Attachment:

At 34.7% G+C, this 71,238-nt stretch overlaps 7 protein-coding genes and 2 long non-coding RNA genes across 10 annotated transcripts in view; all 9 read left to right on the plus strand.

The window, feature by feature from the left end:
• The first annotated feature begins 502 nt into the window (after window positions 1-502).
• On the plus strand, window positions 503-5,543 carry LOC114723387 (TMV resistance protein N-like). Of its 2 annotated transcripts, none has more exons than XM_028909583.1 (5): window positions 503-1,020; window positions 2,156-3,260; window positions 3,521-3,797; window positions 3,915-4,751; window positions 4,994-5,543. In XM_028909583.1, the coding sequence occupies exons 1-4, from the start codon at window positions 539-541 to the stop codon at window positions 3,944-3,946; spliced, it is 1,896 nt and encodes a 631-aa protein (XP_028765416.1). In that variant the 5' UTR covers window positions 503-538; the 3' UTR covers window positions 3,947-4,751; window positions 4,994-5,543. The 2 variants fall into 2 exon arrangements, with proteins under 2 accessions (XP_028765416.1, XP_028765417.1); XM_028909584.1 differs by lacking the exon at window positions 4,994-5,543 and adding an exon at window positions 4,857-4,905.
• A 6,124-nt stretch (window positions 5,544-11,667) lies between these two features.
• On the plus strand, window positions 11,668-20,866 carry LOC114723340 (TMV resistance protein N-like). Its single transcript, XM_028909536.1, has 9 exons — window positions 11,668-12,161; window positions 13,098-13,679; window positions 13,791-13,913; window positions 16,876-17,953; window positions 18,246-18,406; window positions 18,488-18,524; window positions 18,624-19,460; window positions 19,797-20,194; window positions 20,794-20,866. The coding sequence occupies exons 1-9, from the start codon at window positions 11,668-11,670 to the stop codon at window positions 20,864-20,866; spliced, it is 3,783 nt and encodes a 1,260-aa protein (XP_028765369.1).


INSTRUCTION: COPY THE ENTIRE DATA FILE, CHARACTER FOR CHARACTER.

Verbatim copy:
At 34.7% G+C, this 71,238-nt stretch overlaps 7 protein-coding genes and 2 long non-coding RNA genes across 10 annotated transcripts in view; all 9 read left to right on the plus strand.

The window, feature by feature from the left end:
• The first annotated feature begins 502 nt into the window (after window positions 1-502).
• On the plus strand, window positions 503-5,543 carry LOC114723387 (TMV resistance protein N-like). Of its 2 annotated transcripts, none has more exons than XM_028909583.1 (5): window positions 503-1,020; window positions 2,156-3,260; window positions 3,521-3,797; window positions 3,915-4,751; window positions 4,994-5,543. In XM_028909583.1, the coding sequence occupies exons 1-4, from the start codon at window positions 539-541 to the stop codon at window positions 3,944-3,946; spliced, it is 1,896 nt and encodes a 631-aa protein (XP_028765416.1). In that variant the 5' UTR covers window positions 503-538; the 3' UTR covers window positions 3,947-4,751; window positions 4,994-5,543. The 2 variants fall into 2 exon arrangements, with proteins under 2 accessions (XP_028765416.1, XP_028765417.1); XM_028909584.1 differs by lacking the exon at window positions 4,994-5,543 and adding an exon at window positions 4,857-4,905.
• A 6,124-nt stretch (window positions 5,544-11,667) lies between these two features.
• On the plus strand, window positions 11,668-20,866 carry LOC114723340 (TMV resistance protein N-like). Its single transcript, XM_028909536.1, has 9 exons — window positions 11,668-12,161; window positions 13,098-13,679; window positions 13,791-13,913; window positions 16,876-17,953; window positions 18,246-18,406; window positions 18,488-18,524; window positions 18,624-19,460; window positions 19,797-20,194; window positions 20,794-20,866. The coding sequence occupies exons 1-9, from the start codon at window positions 11,668-11,670 to the stop codon at window positions 20,864-20,866; spliced, it is 3,783 nt and encodes a 1,260-aa protein (XP_028765369.1).